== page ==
Q: What is the best time of the month to make an extra payment?
A: If you include it with your regular payment and pay before the grace period, the extra payment will be applied to the current balance. If you make the extra payment after the grace period, it might be applied to the current balance, or it might not be credited until the following month, depending on the systems/policies of the servicer. You should find out where the servicer’s cutoff is for receiving credit in the current month.
Q: If I make a large extra payment, will my future scheduled payments be lower?
A: On a fixed-rate mortgage, the scheduled payment is not affected by the extra payment. You just pay down the balance faster. On an adjustable-rate mortgage, the scheduled payment remains the same until the next rate adjustment. At that point, the payment is recalculated based on the reduced balance, the new rate and the original term. So unless it is offset by a rate increase, the payment will drop.
Q: Would I be better off investing excess funds rather than paying down the loan balance?
A: Not very likely. Paying down the loan balance is an investment carrying a yield equal to the mortgage rate, with no default risk. There are no riskless investments today that pay a yield that even comes close.
Q: Would this apply to a high-tax-bracket borrower who deducts mortgage interest payments?
A: Yes, what matters is the after-tax yield on the mortgage repayment relative to other investments, and the tax-rate adjustment affects them equally.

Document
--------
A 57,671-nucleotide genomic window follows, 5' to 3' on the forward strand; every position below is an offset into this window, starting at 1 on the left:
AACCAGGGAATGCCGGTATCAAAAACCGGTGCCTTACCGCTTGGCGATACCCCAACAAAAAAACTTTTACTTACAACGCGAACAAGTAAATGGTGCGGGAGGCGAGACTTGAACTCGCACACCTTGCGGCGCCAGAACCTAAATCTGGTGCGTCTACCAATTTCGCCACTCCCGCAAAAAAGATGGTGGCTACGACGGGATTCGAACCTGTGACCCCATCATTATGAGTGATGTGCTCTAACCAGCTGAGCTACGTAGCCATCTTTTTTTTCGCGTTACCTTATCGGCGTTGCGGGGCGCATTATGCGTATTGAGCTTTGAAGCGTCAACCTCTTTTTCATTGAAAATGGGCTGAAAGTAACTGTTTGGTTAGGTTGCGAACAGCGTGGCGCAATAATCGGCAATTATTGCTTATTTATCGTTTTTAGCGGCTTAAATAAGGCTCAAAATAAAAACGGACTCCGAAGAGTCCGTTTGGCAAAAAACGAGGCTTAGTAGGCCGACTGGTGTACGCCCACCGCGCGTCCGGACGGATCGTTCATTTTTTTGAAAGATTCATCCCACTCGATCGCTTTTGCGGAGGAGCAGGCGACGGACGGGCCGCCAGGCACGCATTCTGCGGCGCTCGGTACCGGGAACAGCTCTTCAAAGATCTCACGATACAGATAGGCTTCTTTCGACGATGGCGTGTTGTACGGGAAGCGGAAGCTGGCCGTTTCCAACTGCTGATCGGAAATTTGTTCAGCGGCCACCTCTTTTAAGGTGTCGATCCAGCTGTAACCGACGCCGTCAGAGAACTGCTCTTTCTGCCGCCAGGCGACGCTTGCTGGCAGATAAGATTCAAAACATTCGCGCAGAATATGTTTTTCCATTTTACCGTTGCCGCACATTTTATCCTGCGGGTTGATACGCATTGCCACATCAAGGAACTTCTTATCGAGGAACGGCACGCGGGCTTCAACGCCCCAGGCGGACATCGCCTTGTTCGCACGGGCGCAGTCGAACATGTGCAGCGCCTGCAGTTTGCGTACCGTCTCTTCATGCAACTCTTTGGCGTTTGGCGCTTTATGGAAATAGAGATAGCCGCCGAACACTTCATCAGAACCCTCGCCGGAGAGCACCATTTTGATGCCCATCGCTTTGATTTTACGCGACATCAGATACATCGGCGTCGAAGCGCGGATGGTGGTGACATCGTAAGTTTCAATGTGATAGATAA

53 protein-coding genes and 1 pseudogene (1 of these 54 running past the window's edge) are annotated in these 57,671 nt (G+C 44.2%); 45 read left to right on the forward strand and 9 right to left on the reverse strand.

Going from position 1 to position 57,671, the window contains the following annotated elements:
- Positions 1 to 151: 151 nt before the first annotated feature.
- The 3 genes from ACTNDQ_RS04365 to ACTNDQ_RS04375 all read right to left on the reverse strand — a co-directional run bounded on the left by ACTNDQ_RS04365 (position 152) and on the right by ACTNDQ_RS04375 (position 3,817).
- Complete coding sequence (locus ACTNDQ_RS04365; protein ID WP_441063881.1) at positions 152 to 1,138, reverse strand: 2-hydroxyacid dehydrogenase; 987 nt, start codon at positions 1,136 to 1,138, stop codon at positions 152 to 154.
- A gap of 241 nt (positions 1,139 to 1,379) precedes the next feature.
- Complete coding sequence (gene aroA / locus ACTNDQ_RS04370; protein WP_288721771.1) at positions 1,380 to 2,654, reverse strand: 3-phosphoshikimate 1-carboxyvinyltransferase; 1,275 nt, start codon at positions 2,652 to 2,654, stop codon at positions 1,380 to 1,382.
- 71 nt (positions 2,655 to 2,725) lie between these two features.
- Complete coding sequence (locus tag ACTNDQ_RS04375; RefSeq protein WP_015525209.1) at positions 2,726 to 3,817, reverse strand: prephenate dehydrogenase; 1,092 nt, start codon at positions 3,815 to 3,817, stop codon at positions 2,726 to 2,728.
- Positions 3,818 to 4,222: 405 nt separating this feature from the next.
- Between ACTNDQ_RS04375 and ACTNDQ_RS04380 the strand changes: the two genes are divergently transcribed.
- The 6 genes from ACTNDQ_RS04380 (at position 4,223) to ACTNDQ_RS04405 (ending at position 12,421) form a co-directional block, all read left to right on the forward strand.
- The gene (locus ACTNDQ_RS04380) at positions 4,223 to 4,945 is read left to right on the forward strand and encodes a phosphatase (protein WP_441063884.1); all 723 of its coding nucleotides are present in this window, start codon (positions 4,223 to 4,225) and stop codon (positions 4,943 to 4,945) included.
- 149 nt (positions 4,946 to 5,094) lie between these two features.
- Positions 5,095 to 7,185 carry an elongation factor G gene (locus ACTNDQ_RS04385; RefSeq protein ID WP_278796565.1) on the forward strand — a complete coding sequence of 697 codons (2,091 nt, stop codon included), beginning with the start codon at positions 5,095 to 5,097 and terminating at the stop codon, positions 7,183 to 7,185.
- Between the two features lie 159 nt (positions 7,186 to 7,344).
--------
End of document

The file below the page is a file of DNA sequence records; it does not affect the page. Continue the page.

Q: Isn’t it better to make extra payments in the early years of a mortgage when the regular payment goes largely to interest than in later years when most of it goes to principal?
A: No, the return on investment is not affected by where the mortgage is in its life cycle. While the allocation of scheduled payments between principal and interest changes over the life of the mortgage, extra payments go entirely to principal, no matter what stage of its life cycle the mortgage is in.
Q: Is there a way to escape a prepayment penalty clause?
A: No, the clause is there to protect the lender, or the ultimate investor if the loan was sold, which it probably was. Investors pay extra for the protection. I have never heard of a case where a prepayment penalty clause was voluntarily waived.
Q: Should seniors close to retirement pay off their mortgage?
A: It is a prudent move if they have the assets to do it, because the rate they are paying on their mortgage is higher than the return they can earn on assets having a high degree of safety. Paying off their mortgage also clears the way for a reverse mortgage in the future, should the need for additional income arise.
Q: If I have two mortgages, which do I pay down first?
A: In general, pay down the mortgage carrying the higher rate. However, if that mortgage is fixed-rate while the lower-rate mortgage is adjustable-rate, the decision must consider the possibility that the rate on the adjustable will increase in the future.
Q: Is a biweekly payment mortgage a painless way to pay it off sooner?
A: Making half the monthly payment every two weeks is not painless, because it requires an extra monthly payment every year, and the lender will charge you for the privilege. An alternative approach that is equally effective, and which is entirely within your control, is to increase your scheduled monthly payment by 1/12 of the payment.